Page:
Dormice combine classical references with imagery straight out of newspapers and glossy magazines as if updating the concept of the Renaissance portrait; signifiers like cats and other indicators of status appear throughout a prolific, vaguely naughty body of work. Thrillseekers and trainspotters will be equally piqued by a host of references from Leonardo to Picabia, there for the thieving. “Art has lost, at a certain point, the leadership of communication,” Heinrich claims. “It went into other channels, so we’re asking which images are strong and global. Of course you notice icons of beauty and destruction. The most powerful icon of beauty is the supermodel; it’s not just as an icon of beauty, it’s also a kind of cult.” It’s a premise familiar to aficionados of John Currin, whose virtually pornographic remixes of Dutch masters applied to a modern jet-art crowd appear to sell aspirations rather than the criticism implied of the guildmen and their wives in 17th century portraits, or Jeff Koons’ overt, extrovert links between art, capital and commerce. Dormice realise it was ever thus and hammer the point relentlessly home in chaotically sexy paintings. It’s also important for them to work in studios in Florence, because of the connections to the Enlightenment, the beginnings of serious art patronage and the city’s historical role as a commercial crossroads since the days of Marco Polo.
Heinrich can’t hold off making art either; as he speaks he adds to a painting inspired by a Renaissance garden. “Right now I’m painting a strange thing that I found in a book about gardens of the Renaissance – there’s a configuration which is like a yin and yang sign.” Many people would be surprised that these symbols existed in Western currency long before the 20th century boom in their influence; part of the fun Dormice promise is the satisfaction of reference-point uptake. “I’m dealing right now with what is coming from the East into the Western world. We always think there’s two systems: the Eastern world and the Western world, and this only leads to a clash of cultures, which is totally shit,” Heinrich complains. “I’m just trying to do a work about this because I don’t like closed systems, we’re all terrestrians, citizens of the world.”
With nearly eight years bubbling under as a nocturnal force, Dormice are attempting to come blinking out into the glare of publicity, mixing it up with commercial worlds they’ve only so far interrogated from the sidelines, like journalists at a press conference. The next step is more ambitious, with approaches made to designers and models to appear in their paintings; they’re in talks with Daria Werbowy to star in a campaign that is first accessed by portraiture and they’re looking for designer patronage from some new de Medici of schmutter. Wrapped up warm in layers of meaning, soon we’ll be even more transfixed by the cool runnings of the mice that roared.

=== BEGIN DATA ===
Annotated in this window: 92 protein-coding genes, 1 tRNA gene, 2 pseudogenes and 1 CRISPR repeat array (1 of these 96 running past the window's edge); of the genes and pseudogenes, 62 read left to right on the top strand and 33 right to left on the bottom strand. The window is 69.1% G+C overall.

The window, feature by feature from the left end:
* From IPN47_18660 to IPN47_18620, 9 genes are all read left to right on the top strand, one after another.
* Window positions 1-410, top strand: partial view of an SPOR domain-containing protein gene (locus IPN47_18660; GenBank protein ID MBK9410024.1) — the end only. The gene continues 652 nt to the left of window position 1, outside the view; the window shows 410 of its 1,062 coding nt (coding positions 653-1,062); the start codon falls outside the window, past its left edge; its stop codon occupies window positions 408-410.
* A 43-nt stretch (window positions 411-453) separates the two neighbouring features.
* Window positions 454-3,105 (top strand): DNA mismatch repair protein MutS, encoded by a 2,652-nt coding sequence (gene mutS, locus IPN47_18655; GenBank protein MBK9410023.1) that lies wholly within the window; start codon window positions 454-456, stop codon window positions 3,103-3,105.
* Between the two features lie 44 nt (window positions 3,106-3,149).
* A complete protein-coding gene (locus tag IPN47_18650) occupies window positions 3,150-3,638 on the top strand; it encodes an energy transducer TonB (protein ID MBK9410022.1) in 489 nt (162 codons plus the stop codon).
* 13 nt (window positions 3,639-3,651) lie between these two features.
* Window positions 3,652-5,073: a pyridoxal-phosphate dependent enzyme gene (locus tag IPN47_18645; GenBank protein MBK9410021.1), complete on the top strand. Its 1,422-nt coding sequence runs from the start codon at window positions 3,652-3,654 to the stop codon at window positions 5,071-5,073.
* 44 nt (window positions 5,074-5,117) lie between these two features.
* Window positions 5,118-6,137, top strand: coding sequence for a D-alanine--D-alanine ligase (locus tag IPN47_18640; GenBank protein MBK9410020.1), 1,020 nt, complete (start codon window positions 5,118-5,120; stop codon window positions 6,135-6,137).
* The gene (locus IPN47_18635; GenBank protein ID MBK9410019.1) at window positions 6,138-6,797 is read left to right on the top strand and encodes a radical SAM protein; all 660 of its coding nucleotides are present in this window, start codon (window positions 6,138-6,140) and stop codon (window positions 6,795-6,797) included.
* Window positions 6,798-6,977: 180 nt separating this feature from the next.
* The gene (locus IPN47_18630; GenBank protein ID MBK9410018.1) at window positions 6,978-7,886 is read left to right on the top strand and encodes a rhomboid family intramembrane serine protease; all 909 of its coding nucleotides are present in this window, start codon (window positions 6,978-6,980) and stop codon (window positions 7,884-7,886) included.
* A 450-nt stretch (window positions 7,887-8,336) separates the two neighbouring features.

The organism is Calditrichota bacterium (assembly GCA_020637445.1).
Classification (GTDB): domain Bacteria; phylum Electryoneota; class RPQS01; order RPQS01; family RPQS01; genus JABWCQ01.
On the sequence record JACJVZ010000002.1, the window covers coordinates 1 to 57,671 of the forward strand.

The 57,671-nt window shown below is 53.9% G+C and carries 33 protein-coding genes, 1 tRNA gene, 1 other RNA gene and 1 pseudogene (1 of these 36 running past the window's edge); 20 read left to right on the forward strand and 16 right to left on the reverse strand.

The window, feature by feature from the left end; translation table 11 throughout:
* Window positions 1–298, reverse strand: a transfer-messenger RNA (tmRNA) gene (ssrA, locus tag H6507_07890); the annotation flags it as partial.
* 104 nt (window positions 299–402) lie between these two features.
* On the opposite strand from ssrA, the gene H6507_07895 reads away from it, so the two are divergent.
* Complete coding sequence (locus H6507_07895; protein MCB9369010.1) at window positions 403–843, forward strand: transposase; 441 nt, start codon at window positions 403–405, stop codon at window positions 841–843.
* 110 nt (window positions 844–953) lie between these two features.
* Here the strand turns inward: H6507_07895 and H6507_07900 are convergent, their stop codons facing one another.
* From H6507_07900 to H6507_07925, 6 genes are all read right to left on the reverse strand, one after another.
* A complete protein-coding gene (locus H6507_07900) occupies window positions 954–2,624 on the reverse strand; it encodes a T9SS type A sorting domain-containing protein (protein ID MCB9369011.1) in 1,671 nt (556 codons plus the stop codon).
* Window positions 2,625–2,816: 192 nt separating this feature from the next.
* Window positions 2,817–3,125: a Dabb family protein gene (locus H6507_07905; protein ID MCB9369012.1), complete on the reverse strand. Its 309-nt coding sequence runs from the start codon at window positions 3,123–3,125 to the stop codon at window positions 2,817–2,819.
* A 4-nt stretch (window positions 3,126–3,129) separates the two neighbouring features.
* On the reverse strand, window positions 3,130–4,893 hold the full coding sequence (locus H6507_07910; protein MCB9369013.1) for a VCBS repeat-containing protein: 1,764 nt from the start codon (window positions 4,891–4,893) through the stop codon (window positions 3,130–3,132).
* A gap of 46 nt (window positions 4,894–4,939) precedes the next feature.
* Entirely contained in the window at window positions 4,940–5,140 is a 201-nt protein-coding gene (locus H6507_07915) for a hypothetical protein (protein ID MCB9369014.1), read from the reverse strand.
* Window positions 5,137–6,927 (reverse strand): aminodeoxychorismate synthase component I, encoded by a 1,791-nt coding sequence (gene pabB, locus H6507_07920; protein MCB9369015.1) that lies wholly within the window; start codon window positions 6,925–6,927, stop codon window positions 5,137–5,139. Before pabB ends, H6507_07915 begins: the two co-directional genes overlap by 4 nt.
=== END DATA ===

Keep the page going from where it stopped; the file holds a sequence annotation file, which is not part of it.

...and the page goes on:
Partitas

Partitas

by Sawan Yawnghwe
Oil on canvas
60 x 72 inches

£8,000

To buy this painting or for more information please email: fraser@agallery.co.uk

Sonatas

Sonatas

by Sawan Yawnghwe
Oil on canvas
62 x 72 inches

£8,000

To buy this painting or for more information please email: fraser@agallery.co.uk

Summer

Summer

by Sawan Yawnghwe
Oil on canvas
36 x 48 inches

£4,000

To buy this painting or for more information please email: fraser@agallery.co.uk

Nuit

Nuit

by Sawan Yawnghwe
Oil on canvas
30 x 40 inches

£3,500

To buy this painting or for more information please email: fraser@agallery.co.uk

Spring

Spring

by Sawan Yawnghwe
Oil on canvas
36 x 48 inches

£4,000

To buy this painting or for more information please email: fraser@agallery.co.uk

Winter

Winter

by Sawan Yawnghwe
Oil on canvas
36 x 48 inches

£4,000

To buy this painting or for more information please email: fraser@agallery.co.uk

Autumn

Autumn

by Sawan Yawnghwe
Oil on canvas
36 x 48 inches

£4,000

To buy this painting or for more information please email: fraser@agallery.co.uk

Stick to reality-Stuck in reality

Stick to reality-Stuck in reality

150 x 180 cm
mixed media, acrylic and oil on canvas

£11,500

To buy this painting or for more information please email: fraser@agallery.co.uk

What is the title of that movie again

What is the title of that movie again

160 x 110 cm
acrylic on canvas
£9,500

To buy this painting or for more information please email: fraser@agallery.co.uk

the development of abstract art

the development of abstract art

Oil on canvas,
150 x 126cm,

£10,000

To buy this work or for more information please email: fraser@agallery.co.uk

St Tropez

St Tropez

Oil on canvas,
180 x 130 cm,

£11,000

To buy this work or for more information please email: fraser@agallery.co.uk

Café avec chinoiserie

Café avec chinoiserie

140x100cm,
Oil on canvas,

£8,500

To buy this work or for more information please email: fraser@agallery.co.uk